After all the heat in Windhoek, we decided to get an early start and were actually on the road by sunrise Wednesday. That was the morning it cooled off, and we had to stop and put on the electric vests after an hour because we were freezing! Had a good 500 km run to Keetmanshoop, and Grant was still feeling energetic enough to head to the coast. So we headed off and made another 200 km by 4 p.m.
We got as far as Aus, (a one horse town where the horse died), where we stopped for a coke and found out that the road to Luderitz had sand blown over it and was not recommended to proceed. The purveyor of this information just happened to have a room available for the night, so we decided to stay over. Thursday morning we slept in a little, got on the road by 10:00 with our electric vests on, stopped to take photos of some wild horses near Aus, then the landscape changed and we were in desert again, and it was getting hot! Vests off, all vents open. It got hotter and more desolate towards Luderitz, then about 30 km out of Luderitz, the wind shifted around, coming off the ocean (head wind) and the temperature dropped about 10 degrees C immediately. Vests back on high, vents closed again. Sigh.
Signs along the road warned of WIND and SAND, and sure enough, there were drifts across the paved road, and plenty of wind. Nothing we couldn't get through, though, as the plows had been through the worst areas. You could see in a couple of spots that the drifts had been about a metre deep on the road! Apparently they have to plow the road almost continuously in this area otherwise it gets impassable.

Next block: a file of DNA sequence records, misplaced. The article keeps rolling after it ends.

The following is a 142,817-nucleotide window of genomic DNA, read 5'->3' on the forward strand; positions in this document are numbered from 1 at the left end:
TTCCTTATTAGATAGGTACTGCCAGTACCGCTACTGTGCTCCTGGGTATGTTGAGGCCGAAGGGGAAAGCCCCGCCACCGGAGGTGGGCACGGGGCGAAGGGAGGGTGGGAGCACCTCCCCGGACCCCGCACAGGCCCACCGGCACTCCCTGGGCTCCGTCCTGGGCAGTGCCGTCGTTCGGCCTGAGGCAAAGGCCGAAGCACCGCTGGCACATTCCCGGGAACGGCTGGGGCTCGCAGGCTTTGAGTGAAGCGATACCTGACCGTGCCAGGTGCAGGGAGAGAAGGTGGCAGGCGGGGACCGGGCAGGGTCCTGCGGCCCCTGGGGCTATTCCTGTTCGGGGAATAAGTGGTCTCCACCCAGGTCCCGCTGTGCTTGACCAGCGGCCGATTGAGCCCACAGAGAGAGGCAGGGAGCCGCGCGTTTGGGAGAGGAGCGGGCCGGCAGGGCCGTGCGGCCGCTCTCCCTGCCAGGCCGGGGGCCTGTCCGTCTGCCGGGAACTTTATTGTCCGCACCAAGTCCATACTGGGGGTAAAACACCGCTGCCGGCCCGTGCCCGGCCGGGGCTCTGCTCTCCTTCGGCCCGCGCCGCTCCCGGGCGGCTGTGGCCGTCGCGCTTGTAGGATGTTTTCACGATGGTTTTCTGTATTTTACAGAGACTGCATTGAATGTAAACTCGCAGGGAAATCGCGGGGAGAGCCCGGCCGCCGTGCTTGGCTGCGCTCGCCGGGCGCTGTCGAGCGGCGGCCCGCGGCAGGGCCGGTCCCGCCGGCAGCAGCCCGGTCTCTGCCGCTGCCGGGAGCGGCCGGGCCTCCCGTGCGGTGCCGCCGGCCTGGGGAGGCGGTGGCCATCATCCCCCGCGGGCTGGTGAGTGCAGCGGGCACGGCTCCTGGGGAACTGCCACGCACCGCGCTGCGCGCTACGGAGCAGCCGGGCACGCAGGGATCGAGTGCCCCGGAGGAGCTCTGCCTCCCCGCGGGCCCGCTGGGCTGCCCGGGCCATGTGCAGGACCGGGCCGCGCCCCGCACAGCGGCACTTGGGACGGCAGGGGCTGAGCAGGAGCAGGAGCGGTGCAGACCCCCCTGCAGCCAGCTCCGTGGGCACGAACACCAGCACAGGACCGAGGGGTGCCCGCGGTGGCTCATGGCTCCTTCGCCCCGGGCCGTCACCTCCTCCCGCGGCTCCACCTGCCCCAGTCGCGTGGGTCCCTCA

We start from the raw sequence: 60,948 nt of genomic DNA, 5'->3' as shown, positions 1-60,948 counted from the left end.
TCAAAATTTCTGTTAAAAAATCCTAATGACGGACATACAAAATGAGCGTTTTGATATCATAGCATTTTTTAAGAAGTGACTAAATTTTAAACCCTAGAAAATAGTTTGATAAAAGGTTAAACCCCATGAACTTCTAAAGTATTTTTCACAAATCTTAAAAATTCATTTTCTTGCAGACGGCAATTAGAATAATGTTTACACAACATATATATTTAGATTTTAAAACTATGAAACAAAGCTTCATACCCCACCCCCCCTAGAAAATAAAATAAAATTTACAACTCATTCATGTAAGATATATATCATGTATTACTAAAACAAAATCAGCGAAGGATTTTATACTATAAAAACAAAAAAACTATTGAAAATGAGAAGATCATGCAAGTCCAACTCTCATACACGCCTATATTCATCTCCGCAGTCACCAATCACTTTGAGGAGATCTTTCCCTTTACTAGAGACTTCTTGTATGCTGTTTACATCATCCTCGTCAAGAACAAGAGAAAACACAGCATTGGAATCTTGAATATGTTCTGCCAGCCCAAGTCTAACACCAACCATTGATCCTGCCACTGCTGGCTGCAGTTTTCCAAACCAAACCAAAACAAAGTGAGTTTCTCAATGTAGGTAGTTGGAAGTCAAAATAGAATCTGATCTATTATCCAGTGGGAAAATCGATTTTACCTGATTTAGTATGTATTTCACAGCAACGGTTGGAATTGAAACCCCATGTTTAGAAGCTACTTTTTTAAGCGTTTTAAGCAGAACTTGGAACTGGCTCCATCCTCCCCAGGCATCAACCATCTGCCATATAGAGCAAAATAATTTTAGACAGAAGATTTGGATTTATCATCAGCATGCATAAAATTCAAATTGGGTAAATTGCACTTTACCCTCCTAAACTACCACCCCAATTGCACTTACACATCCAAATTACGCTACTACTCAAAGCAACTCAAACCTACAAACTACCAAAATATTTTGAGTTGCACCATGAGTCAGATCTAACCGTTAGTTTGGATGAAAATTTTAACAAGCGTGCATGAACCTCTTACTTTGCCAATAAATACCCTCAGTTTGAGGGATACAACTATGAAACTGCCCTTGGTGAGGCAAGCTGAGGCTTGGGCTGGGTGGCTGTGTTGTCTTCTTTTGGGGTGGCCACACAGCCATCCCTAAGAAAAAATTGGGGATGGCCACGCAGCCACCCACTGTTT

Sand blowing on the road to Luderitz, Namibia
The main attraction in the area is Kolmanskop, a ghost town in the desert outside Luderitz. The only reason people ever lived there was that diamonds were discovered in this area. At one time (in the 1920's) Kolmanskop was the richest town in the world, according to the tour guide. The diamond mines operated until the late 50s, then shut down, and the town followed. The dunes have been taking over relentlessly ever since.
I can certainly vouch for the fact that no one would live there except for economic reasons. Arid, windswept, desolate, all those adjectives came to mind as we drove through to Luderitz. We timed our visit right, the wind had been blowing in from the desert for three days and the swimming pool at the hotel was full of sand! It had just stopped blowing the morning we drove in.
So, we've now done as much of Namibia as we're going to. We will definitely come back at some point if we can, but next time we'll fly into Windhoek and rent a 4x4. Namibia has some wonderful scenery, but you can't get to most of it by public transport, and you can't get to all of it with a motorcycle or even a regular car.